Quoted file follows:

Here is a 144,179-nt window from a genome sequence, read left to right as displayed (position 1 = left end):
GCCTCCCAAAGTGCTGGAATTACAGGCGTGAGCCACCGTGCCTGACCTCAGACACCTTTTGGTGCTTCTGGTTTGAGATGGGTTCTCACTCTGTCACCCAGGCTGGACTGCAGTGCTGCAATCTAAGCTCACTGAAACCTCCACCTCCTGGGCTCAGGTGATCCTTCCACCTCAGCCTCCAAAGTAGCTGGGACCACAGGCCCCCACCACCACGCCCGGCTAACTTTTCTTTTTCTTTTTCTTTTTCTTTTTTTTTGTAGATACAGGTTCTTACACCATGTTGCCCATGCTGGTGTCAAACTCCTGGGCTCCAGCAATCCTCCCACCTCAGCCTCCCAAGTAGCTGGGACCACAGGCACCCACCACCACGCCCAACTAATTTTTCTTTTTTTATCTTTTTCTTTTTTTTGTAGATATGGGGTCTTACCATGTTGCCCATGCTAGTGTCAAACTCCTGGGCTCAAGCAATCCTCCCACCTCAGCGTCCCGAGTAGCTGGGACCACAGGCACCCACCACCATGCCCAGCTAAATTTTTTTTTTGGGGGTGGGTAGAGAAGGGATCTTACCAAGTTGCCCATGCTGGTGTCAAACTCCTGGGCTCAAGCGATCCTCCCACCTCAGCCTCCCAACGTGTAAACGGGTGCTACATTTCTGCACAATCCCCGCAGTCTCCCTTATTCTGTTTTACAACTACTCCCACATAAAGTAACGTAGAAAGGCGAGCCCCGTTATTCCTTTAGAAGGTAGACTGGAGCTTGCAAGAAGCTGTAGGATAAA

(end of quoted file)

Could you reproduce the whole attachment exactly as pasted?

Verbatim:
Here is a 144,179-nt window from a genome sequence, read left to right as displayed (position 1 = left end):
GCCTCCCAAAGTGCTGGAATTACAGGCGTGAGCCACCGTGCCTGACCTCAGACACCTTTTGGTGCTTCTGGTTTGAGATGGGTTCTCACTCTGTCACCCAGGCTGGACTGCAGTGCTGCAATCTAAGCTCACTGAAACCTCCACCTCCTGGGCTCAGGTGATCCTTCCACCTCAGCCTCCAAAGTAGCTGGGACCACAGGCCCCCACCACCACGCCCGGCTAACTTTTCTTTTTCTTTTTCTTTTTCTTTTTTTTTGTAGATACAGGTTCTTACACCATGTTGCCCATGCTGGTGTCAAACTCCTGGGCTCCAGCAATCCTCCCACCTCAGCCTCCCAAGTAGCTGGGACCACAGGCACCCACCACCACGCCCAACTAATTTTTCTTTTTTTATCTTTTTCTTTTTTTTGTAGATATGGGGTCTTACCATGTTGCCCATGCTAGTGTCAAACTCCTGGGCTCAAGCAATCCTCCCACCTCAGCGTCCCGAGTAGCTGGGACCACAGGCACCCACCACCATGCCCAGCTAAATTTTTTTTTTGGGGGTGGGTAGAGAAGGGATCTTACCAAGTTGCCCATGCTGGTGTCAAACTCCTGGGCTCAAGCGATCCTCCCACCTCAGCCTCCCAACGTGTAAACGGGTGCTACATTTCTGCACAATCCCCGCAGTCTCCCTTATTCTGTTTTACAACTACTCCCACATAAAGTAACGTAGAAAGGCGAGCCCCGTTATTCCTTTAGAAGGTAGACTGGAGCTTGCAAGAAGCTGTAGGATAAA